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DoD News Briefing - Mr. Kenneth H. Bacon, ASD PA

Presenter: Kenneth H. Bacon ASD PA
February 01, 2000 1:40 PM EDT

Tuesday February 1, 2000 - 1:38 p.m EST

Also participating: Frank Rush, ASD, Force Management Policy and P.J. Crowley, PDASD PA

MR. BACON: Good afternoon. I know that all of you have incredible news holes today for Pentagon news in your papers and broadcasts, so I'll try to -- although I have a lot of ground to cover, I'll try to cover it quickly.

First, I want to bring you up to date on the Department of Defense involvement in the efforts to recover and rescue people from Alaskan Air Flight 261 and also in the salvage and recovery effort of parts of the plane.

As you probably know, the Coast Guard has announced that it's found one of the two black boxes. These were actually detected by a Navy underwater demolitions team. The black box was -- to the best of my knowledge, the black box has not been recovered, but it has been located, at this stage.

We've devoted a number of planes and ships to the rescue and recovery effort. There is a Navy fixed-wing P-3 Orion and S-3 Viking aircraft, some Sea Hawk helicopters are patrolling the area. The Destroyer USS Fife and the Frigate USS Jarrett, both of which are based in San Diego, are on the scene patrolling. And there is a support vessel, an ocean-going tug, called the U.S. Navy Ship Sioux, on its way to the scene. There are also two salvage ships, which are under contract to the Navy, although they're civilian ships, in nearby ports. One is the Motor Vessel Independence, which has side-scan sonar and diving rigs attached to it, which is nearby at Point Mugu. This area may be difficult to search, it's hard to know. But the depth in the crash area ranges from 300 feet to 1,900 feet. It's over a canyon area. So I assume that Navy divers and support will be involved over the next couple of days in looking for parts of the plane and assisting in other ways.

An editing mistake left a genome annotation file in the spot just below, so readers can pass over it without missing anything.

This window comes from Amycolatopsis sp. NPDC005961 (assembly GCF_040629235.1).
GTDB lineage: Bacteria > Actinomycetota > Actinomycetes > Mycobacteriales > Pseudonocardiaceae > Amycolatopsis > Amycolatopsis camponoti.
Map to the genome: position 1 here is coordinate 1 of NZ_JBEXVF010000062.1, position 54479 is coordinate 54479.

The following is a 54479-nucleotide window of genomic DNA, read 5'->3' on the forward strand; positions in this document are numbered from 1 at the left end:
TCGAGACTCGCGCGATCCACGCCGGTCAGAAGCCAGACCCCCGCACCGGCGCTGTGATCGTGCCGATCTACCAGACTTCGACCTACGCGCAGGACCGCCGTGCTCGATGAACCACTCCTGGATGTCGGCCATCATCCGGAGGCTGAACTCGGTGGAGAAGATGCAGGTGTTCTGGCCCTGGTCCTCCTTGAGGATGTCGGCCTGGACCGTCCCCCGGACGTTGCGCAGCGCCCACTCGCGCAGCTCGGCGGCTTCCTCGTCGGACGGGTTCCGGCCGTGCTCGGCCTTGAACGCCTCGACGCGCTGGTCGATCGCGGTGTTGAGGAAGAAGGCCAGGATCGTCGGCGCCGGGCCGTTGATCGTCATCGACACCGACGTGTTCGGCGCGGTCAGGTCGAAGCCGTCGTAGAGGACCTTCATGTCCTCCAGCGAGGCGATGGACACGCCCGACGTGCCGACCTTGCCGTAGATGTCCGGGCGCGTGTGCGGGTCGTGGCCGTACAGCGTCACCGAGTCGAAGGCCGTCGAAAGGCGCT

I've got a couple of other announcements here. At 2:30 today, we'll have a background briefing on Secretary Cohen's trip to Germany later this week. He leaves Thursday for Munich, where he's going to the annual Munich conference on security policy called the Wehrkunde Conference. And he will be back on Sunday. We'll give you a briefing on that later.

We've put out a blue top on our schedule of budget briefings. But basically, the background briefing, always a highlight here, will be at 2:30 on Friday, the 4th, and it will be followed by individual briefings by each one of the services, approximately at 3:30 on the 4th. And all that material will be embargoed until 8:00 a.m. on Monday, February 7th. Then, on that day, the big day when the budget actually comes out, Secretary Cohen will have a press conference here at 3:00 p.m. to talk about the fiscal year 2001 budget.

And we have a blue top that lays all this out in great detail.

Thursday will be Army Recruiting Day, and the Army will come down and announce two programs to boost recruiting. So stand by for that on Thursday.

Today, let me just welcome one group of Indiana University program students. Welcome to our briefing. You can ask all the tough questions as the briefing goes on.